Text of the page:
Unfortunately, none of the other actors do much better at salvaging the consistently robotic, cliched dialogue. Ethan Hawke musters a bit of pizzazz as a pimp cowboy, and a weathered Clive Owen is serviceable as a corrupt commander. And in the most head-scratching cameo since Ed Sheeran appeared in Game of Thrones a week ago, Rihanna plays Bubbles, a “glam-bot” who tags along to help Valerian and Lauraline. There’s also a slew of non-human characters from the planet Yul, created using CGI, who are bald, blueish, and very remote. I wish I could say they’re more compelling than the live actors, but instead they have the troubling appearance of wax replicas and the warmth to match. Their failure evoke an emotional response has less to do with any technological shortcomings and more to do with the fact that none of them have any distinctive personality traits.
BUT…all species and the actors who bring them to life aside…Valerian and the City of a Thousand Planets is one hell of a ride. Have you ever played laser tag on rollerblades in the Mall of America while tripping on acid? No? Me neither, but after watching this film I think I have a pretty good idea of what it’d be like. Whether or not this is an experience you’d purposely seek out, it’s sure to be a memorable one. Besson packs his film with so many clever inventions, zany details, and stunning set pieces that it’s impossible not to be in awe.
In one scene, tourists are guided through Big Market, a virtual bazar where they can purchase eccentric souvenirs and explore a circus-like maze of streets. (Imagine Jaba’s gangster pad plus the cantina scene plus Maz Kanata’s palace with a little bit of Diagon Alley thrown in for good measure.) Visitors use “matter boxes” to transport their objects between the virtual world and the real world, an invention Valerian uses to ensure that his very real bullets strike their virtual targets. Other agents use body control darts to manipulate the movements of the guards, and a special blaster setting allows them to create instant landing pads as they jump from ship to ship. Alleyways flanked by skyscrapers are covered in light-up screens, creating the effect of massive stained-glass windows; golden, bee-like robots mine a mountain-sized database for information; a triangular, streamlined space-ship suddenly scatters mid-flight into dozens of star-shaped vessels. More than a few moments had me completely overwhelmed with wonder.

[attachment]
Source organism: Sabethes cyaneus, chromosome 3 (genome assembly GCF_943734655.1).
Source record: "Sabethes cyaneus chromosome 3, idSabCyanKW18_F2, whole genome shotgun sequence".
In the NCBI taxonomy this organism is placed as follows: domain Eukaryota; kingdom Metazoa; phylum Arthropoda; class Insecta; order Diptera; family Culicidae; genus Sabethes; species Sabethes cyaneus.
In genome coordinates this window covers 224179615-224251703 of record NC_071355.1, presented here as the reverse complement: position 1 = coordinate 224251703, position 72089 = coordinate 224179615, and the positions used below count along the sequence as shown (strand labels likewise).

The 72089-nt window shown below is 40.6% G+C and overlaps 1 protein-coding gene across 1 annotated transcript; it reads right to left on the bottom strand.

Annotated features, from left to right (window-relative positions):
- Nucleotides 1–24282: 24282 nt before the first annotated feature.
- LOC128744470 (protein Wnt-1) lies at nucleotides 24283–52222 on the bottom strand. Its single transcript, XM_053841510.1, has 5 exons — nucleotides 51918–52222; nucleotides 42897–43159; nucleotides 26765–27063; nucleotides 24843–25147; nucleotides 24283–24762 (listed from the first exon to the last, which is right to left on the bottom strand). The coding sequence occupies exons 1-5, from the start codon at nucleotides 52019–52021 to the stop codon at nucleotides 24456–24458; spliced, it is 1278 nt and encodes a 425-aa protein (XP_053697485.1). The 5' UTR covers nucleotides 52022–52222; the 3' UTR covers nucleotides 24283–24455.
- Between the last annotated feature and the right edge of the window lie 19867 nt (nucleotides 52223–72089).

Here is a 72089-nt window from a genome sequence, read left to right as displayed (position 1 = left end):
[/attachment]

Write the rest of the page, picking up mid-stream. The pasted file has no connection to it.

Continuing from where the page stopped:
So it really is a shame that our traveling companions are such a nuisance. The experience of watching Valerian felt sort of a felt like winning tickets for your dream vacation, only to be informed that you’ll be accompanied by your least favorite girl from high school and that guy who never stopped hitting on you. Some will say the opportunity is worth it anyways; others will opt out for a more tempered but less obnoxious experience (ideally, one with a tighter plot and better dialogue).
There is one character amidst this mess of a film who I found endearing, and that character is Luc Besson himself. There’s a childlike quality to how limitless his imagination is, and to how freely and generously he infuses his world with detail and invention. He’s like the little kid unafraid to put all his best ideas into a single drawing, because he hasn’t yet learned to fear that they’ll run out. Besson creates with the confidence that he has enough material for not just a thousand planets, but a million.